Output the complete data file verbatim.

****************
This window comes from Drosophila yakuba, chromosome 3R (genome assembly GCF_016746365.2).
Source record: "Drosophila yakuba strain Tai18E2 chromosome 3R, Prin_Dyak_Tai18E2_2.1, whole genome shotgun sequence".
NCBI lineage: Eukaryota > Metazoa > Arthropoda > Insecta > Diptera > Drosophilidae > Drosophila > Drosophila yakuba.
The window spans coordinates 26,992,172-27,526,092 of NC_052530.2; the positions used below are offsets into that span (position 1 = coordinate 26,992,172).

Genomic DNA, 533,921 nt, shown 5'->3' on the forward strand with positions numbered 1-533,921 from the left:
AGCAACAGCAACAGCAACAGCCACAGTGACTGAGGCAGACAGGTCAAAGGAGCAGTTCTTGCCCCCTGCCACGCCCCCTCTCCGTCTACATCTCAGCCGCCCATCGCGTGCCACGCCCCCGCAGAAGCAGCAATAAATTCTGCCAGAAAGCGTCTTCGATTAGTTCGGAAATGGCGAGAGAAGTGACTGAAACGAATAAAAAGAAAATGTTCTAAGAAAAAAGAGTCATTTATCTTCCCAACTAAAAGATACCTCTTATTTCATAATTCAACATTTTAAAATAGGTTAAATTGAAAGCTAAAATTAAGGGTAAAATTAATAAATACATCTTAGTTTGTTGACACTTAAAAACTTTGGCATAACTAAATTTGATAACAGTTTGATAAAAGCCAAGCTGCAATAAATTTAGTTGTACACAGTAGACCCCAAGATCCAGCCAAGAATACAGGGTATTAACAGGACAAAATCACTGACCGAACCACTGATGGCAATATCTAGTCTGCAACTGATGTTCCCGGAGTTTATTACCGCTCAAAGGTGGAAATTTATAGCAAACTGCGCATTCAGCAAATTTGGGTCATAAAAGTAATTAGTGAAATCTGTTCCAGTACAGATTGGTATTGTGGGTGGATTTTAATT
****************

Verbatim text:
This window comes from Drosophila yakuba, chromosome 3R (genome assembly GCF_016746365.2).
Source record: "Drosophila yakuba strain Tai18E2 chromosome 3R, Prin_Dyak_Tai18E2_2.1, whole genome shotgun sequence".
NCBI lineage: Eukaryota > Metazoa > Arthropoda > Insecta > Diptera > Drosophilidae > Drosophila > Drosophila yakuba.
The window spans coordinates 26,992,172-27,526,092 of NC_052530.2; the positions used below are offsets into that span (position 1 = coordinate 26,992,172).

Genomic DNA, 533,921 nt, shown 5'->3' on the forward strand with positions numbered 1-533,921 from the left:
AGCAACAGCAACAGCAACAGCCACAGTGACTGAGGCAGACAGGTCAAAGGAGCAGTTCTTGCCCCCTGCCACGCCCCCTCTCCGTCTACATCTCAGCCGCCCATCGCGTGCCACGCCCCCGCAGAAGCAGCAATAAATTCTGCCAGAAAGCGTCTTCGATTAGTTCGGAAATGGCGAGAGAAGTGACTGAAACGAATAAAAAGAAAATGTTCTAAGAAAAAAGAGTCATTTATCTTCCCAACTAAAAGATACCTCTTATTTCATAATTCAACATTTTAAAATAGGTTAAATTGAAAGCTAAAATTAAGGGTAAAATTAATAAATACATCTTAGTTTGTTGACACTTAAAAACTTTGGCATAACTAAATTTGATAACAGTTTGATAAAAGCCAAGCTGCAATAAATTTAGTTGTACACAGTAGACCCCAAGATCCAGCCAAGAATACAGGGTATTAACAGGACAAAATCACTGACCGAACCACTGATGGCAATATCTAGTCTGCAACTGATGTTCCCGGAGTTTATTACCGCTCAAAGGTGGAAATTTATAGCAAACTGCGCATTCAGCAAATTTGGGTCATAAAAGTAATTAGTGAAATCTGTTCCAGTACAGATTGGTATTGTGGGTGGATTTTAATT